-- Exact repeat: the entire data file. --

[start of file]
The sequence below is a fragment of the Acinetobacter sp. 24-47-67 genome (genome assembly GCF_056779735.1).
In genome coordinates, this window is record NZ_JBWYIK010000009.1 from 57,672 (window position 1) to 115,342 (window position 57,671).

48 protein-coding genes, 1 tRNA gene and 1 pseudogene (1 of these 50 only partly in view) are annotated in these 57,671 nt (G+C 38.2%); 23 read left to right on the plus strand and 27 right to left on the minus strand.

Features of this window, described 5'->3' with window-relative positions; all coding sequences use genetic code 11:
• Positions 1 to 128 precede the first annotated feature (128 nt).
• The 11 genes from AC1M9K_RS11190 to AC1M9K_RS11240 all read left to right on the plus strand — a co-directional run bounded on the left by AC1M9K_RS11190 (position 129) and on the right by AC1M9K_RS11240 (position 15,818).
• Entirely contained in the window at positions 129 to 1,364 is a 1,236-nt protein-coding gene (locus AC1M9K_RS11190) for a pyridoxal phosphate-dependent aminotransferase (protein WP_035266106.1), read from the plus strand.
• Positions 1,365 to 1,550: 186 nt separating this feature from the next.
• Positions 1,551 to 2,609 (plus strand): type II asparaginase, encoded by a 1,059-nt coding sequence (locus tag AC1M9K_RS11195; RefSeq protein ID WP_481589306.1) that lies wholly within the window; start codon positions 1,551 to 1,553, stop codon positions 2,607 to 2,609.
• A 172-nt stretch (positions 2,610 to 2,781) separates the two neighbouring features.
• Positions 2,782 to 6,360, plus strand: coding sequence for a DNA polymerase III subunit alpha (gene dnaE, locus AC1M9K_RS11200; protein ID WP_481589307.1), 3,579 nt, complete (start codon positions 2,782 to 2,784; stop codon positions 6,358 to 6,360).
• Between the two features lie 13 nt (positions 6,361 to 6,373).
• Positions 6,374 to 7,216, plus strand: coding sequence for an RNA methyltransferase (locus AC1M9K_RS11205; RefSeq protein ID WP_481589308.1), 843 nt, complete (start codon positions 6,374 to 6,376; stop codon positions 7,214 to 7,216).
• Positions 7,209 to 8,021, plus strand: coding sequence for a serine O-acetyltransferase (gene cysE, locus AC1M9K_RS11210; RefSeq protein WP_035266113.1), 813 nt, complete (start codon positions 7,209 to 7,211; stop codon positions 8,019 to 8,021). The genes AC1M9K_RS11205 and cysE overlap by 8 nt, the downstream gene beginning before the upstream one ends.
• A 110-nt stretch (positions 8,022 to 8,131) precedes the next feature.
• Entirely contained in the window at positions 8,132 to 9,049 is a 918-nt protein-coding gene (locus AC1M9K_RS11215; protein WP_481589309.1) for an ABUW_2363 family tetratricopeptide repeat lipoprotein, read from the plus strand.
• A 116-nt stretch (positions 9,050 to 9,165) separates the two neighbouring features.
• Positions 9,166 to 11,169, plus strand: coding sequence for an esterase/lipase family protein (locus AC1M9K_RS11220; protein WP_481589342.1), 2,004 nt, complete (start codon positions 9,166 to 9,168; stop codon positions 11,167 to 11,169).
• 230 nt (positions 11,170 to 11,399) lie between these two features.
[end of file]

The sequence below is a fragment of the Acinetobacter sp. 24-47-67 genome (genome assembly GCF_056779735.1).
In genome coordinates, this window is record NZ_JBWYIK010000009.1 from 57,672 (window position 1) to 115,342 (window position 57,671).

48 protein-coding genes, 1 tRNA gene and 1 pseudogene (1 of these 50 only partly in view) are annotated in these 57,671 nt (G+C 38.2%); 23 read left to right on the plus strand and 27 right to left on the minus strand.

Features of this window, described 5'->3' with window-relative positions; all coding sequences use genetic code 11:
• Positions 1 to 128 precede the first annotated feature (128 nt).
• The 11 genes from AC1M9K_RS11190 to AC1M9K_RS11240 all read left to right on the plus strand — a co-directional run bounded on the left by AC1M9K_RS11190 (position 129) and on the right by AC1M9K_RS11240 (position 15,818).
• Entirely contained in the window at positions 129 to 1,364 is a 1,236-nt protein-coding gene (locus AC1M9K_RS11190) for a pyridoxal phosphate-dependent aminotransferase (protein WP_035266106.1), read from the plus strand.
• Positions 1,365 to 1,550: 186 nt separating this feature from the next.
• Positions 1,551 to 2,609 (plus strand): type II asparaginase, encoded by a 1,059-nt coding sequence (locus tag AC1M9K_RS11195; RefSeq protein ID WP_481589306.1) that lies wholly within the window; start codon positions 1,551 to 1,553, stop codon positions 2,607 to 2,609.
• A 172-nt stretch (positions 2,610 to 2,781) separates the two neighbouring features.
• Positions 2,782 to 6,360, plus strand: coding sequence for a DNA polymerase III subunit alpha (gene dnaE, locus AC1M9K_RS11200; protein ID WP_481589307.1), 3,579 nt, complete (start codon positions 2,782 to 2,784; stop codon positions 6,358 to 6,360).
• Between the two features lie 13 nt (positions 6,361 to 6,373).
• Positions 6,374 to 7,216, plus strand: coding sequence for an RNA methyltransferase (locus AC1M9K_RS11205; RefSeq protein ID WP_481589308.1), 843 nt, complete (start codon positions 6,374 to 6,376; stop codon positions 7,214 to 7,216).
• Positions 7,209 to 8,021, plus strand: coding sequence for a serine O-acetyltransferase (gene cysE, locus AC1M9K_RS11210; RefSeq protein WP_035266113.1), 813 nt, complete (start codon positions 7,209 to 7,211; stop codon positions 8,019 to 8,021). The genes AC1M9K_RS11205 and cysE overlap by 8 nt, the downstream gene beginning before the upstream one ends.
• A 110-nt stretch (positions 8,022 to 8,131) precedes the next feature.
• Entirely contained in the window at positions 8,132 to 9,049 is a 918-nt protein-coding gene (locus AC1M9K_RS11215; protein WP_481589309.1) for an ABUW_2363 family tetratricopeptide repeat lipoprotein, read from the plus strand.
• A 116-nt stretch (positions 9,050 to 9,165) separates the two neighbouring features.
• Positions 9,166 to 11,169, plus strand: coding sequence for an esterase/lipase family protein (locus AC1M9K_RS11220; protein WP_481589342.1), 2,004 nt, complete (start codon positions 9,166 to 9,168; stop codon positions 11,167 to 11,169).
• 230 nt (positions 11,170 to 11,399) lie between these two features.